- 3D Scanners
- 3D Software
- 3D Scans
- About Us
A life-size model made with the Shapify Booth has been printed out in France
By Debra Thimmesch for 3dprint.com
When French 3D design company set up its booth near the space at the last October, one young designer with Le FabShop, Samuel N. Bernier, could not resist collaborating with the neighbors. Le FabShop is a major distributor of Makerbot 3D printers and scanners in France, organizes Maker Faires, and provides retailers such as the upscale gift shop at the Versailles Palace with high-quality 3D printed objects such as architectural models. Shapify, a branch of , the 3D scanner manufacturer, has begun setting up 3D scanning photo booths in Europe, the UK, and the US. The booths allow users to create full-body 3D scans and then 3D prints of the scanned subjects. In short, they are 3D photo booths.
Le FabShop’s young maker saw an opportunity to combine the resources of Le FabShop and Shapify to pay homage to his unnamed fiancée. While he wanted to use the 3D photo booth to create a model, which he could print in his company’s booth using a MakerBot printer, he confessed, “I already had about a dozen miniatures of myself.” He decided instead to create a life-size, 3D printed model of the young woman to whom he had recently proposed marriage — a romantic gesture, if not a bit “creepy” (his words), particularly as the finished model is a ghostly, uniform white.
Thankfully, he not only decided to create the life-sized fiancée, he also shared his design and process with us all. If you’re so inclined, you can follow Bernier’s steps to set your own love on a (literal) pedestal by 3D printing the love of your life — it’s all on .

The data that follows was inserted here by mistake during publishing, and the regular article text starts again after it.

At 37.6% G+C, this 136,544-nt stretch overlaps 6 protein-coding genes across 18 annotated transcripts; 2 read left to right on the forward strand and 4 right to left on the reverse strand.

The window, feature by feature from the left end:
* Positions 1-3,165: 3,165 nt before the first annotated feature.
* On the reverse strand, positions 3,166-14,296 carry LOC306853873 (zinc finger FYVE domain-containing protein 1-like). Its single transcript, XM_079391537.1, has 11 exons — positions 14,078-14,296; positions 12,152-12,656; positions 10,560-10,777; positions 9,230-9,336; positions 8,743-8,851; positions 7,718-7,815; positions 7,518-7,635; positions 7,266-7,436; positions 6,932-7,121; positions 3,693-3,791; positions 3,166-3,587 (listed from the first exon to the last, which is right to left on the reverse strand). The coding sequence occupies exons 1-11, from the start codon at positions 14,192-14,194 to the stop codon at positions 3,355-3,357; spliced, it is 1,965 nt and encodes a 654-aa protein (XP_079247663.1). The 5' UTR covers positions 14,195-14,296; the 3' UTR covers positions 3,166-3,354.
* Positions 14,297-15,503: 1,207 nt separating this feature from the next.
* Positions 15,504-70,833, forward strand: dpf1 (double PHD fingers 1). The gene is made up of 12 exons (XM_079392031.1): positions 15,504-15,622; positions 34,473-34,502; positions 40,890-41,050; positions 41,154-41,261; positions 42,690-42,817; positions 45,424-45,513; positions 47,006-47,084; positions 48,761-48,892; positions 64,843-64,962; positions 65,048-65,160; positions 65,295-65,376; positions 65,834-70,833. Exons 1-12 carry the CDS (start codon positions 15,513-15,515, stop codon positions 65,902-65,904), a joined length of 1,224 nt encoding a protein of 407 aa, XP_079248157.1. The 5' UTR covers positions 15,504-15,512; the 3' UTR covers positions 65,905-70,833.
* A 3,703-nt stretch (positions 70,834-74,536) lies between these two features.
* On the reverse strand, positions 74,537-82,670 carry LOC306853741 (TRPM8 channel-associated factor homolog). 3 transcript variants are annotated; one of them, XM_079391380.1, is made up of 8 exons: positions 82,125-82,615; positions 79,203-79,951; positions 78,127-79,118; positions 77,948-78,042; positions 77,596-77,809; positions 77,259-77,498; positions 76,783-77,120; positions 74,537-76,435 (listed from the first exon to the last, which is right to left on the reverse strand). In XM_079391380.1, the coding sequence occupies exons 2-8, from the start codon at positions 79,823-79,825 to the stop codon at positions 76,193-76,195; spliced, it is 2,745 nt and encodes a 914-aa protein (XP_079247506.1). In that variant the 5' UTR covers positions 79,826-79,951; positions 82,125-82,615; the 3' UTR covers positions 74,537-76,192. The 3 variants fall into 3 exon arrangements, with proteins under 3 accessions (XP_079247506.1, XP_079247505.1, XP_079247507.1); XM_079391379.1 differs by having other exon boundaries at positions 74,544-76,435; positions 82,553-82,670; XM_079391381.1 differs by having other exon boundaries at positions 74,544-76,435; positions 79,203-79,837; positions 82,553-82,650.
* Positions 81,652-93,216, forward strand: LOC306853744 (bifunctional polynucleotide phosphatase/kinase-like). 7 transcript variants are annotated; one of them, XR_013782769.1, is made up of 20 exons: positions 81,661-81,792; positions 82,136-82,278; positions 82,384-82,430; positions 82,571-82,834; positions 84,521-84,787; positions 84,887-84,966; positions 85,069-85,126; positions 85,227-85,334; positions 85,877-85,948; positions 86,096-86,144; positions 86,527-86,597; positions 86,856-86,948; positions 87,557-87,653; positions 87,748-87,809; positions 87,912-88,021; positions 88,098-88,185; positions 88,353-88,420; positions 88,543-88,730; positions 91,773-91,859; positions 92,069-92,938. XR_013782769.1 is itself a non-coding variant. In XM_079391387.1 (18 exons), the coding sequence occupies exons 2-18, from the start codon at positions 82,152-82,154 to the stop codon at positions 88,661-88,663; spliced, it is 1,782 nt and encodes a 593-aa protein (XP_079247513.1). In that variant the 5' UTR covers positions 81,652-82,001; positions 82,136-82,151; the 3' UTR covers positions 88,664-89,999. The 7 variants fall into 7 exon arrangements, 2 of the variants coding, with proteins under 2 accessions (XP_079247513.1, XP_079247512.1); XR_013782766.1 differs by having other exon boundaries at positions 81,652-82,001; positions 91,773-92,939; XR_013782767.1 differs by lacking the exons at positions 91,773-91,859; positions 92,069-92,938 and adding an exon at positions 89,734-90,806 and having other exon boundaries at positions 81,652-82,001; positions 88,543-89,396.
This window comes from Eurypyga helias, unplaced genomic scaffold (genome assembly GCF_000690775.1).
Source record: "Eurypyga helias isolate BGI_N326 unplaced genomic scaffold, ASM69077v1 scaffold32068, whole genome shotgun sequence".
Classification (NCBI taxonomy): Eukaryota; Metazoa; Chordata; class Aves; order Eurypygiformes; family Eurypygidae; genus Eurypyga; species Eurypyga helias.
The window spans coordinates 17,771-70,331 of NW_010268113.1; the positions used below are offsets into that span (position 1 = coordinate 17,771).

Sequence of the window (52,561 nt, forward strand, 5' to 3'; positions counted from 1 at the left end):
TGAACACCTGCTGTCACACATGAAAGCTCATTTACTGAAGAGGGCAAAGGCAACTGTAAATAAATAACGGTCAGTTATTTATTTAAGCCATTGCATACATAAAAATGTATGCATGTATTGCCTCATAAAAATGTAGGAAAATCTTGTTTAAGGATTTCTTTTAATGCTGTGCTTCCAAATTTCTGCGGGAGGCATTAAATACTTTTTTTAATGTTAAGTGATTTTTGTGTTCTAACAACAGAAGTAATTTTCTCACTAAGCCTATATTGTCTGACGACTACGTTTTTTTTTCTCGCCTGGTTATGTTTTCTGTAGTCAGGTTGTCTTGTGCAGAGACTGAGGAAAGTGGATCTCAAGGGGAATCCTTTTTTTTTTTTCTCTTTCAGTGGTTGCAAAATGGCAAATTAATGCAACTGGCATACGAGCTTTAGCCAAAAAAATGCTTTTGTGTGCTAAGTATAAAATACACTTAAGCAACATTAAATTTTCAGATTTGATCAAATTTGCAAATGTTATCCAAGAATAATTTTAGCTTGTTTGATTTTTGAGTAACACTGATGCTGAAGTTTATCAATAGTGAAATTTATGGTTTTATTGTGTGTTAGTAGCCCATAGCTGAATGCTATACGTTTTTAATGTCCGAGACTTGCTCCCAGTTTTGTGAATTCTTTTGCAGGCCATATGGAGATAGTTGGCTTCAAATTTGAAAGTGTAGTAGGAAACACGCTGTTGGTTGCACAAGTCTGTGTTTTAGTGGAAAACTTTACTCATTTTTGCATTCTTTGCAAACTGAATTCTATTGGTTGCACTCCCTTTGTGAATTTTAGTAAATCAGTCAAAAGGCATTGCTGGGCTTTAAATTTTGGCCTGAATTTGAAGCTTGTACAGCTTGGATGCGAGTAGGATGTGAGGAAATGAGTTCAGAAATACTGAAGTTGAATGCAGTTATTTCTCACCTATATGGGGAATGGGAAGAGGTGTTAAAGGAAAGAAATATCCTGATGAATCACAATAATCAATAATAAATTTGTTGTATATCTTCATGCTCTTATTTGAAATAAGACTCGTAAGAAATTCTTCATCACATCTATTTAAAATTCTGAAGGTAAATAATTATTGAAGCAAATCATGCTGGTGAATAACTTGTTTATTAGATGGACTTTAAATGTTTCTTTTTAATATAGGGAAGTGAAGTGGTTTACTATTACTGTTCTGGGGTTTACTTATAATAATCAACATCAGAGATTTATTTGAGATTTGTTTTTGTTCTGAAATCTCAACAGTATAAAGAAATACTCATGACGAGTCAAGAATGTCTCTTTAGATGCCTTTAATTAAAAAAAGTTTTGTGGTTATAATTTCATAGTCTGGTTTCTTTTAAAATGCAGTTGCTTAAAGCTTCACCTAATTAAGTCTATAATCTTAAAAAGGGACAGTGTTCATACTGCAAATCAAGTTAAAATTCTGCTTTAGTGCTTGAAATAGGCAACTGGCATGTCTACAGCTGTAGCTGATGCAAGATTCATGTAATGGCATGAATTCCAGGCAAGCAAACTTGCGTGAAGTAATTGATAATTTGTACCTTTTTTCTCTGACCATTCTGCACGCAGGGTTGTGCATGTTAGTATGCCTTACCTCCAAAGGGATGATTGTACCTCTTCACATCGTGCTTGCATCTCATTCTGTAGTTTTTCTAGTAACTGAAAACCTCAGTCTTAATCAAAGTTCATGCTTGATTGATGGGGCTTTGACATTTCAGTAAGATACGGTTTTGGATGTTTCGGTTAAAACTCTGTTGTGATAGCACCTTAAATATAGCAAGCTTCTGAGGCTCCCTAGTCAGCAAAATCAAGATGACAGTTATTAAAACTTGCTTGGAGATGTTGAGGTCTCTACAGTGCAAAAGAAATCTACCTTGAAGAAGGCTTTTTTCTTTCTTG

In the course of creating the 3D full-body scan in the Shapify photo booth, the designer had some helpful advice to offer for future photo booth users:
Once Bernier had accomplished the 3D scan of his fiancée, he used a 3D modeling program to refine the image. He suggests using or Meshmixer (the former can be purchased and the latter can be downloaded free of charge). As the goal was to print a life-size model, the 3D designer used the cutting tool in the modeling program to slice the object into segments to be printed separately. The segments were sized according to the capacity of the 3D printer; that is, they were as large as the printer could accommodate.
The completed statue, printed in parts, weighed about 20 pounds and took approximately 500 hours to print, so there’s a substantial time and materials commitment involved in creating life-size objects. As the finished statue is for display only and does not need to be particularly durable, it makes sense to limit the infill — they used 2 and 3% infill.
Once the printing was accomplished, the Le FabShop team assembled the separate segments of the figure… granted, they hit some snags in the process (quickly learning, after a few broken pieces that needed to be reprinted, not to use double-stick tape), but ultimately used strong silicone glue and mounted the statue of Bernier’s fiancée on a wooden stand. This adds to the time commitment, as the glue takes around 12 hours to cure completely, but Bernier assures that using the right material “is worth the wait.”
It is a somewhat eerie — and amusing — tribute to the young maker’s future wife and might only have been surpassed in peculiarity by a 3D model of him on bended knee proposing to her.
Would you want to immortalize — or be immortalized by — your love? Is a life-sized, exact replica “creepy, but cool,” as Bernier suggested? Let us know what you think! Check out the thread at 3DPB.com.
Using 3D scanning, figurative artist Inigo Gheyselinck has created amazingly realistic wooden statues of Swiss historical figures for the #WOODVETIA campaign, launched by the Swiss forestry sector to promote the use of Swiss wood.
A research group in Belgium is boosting the capabilities of powered exoskeletons by customizing their design with the help of 3D scanning, CAD and 3D printing.
Scientists at the University of Luxembourg’s Interdisciplinary Centre for Security, Reliability and Trust (SnT) are working on the next breakthrough in 3D scanning technology, and they need volunteers.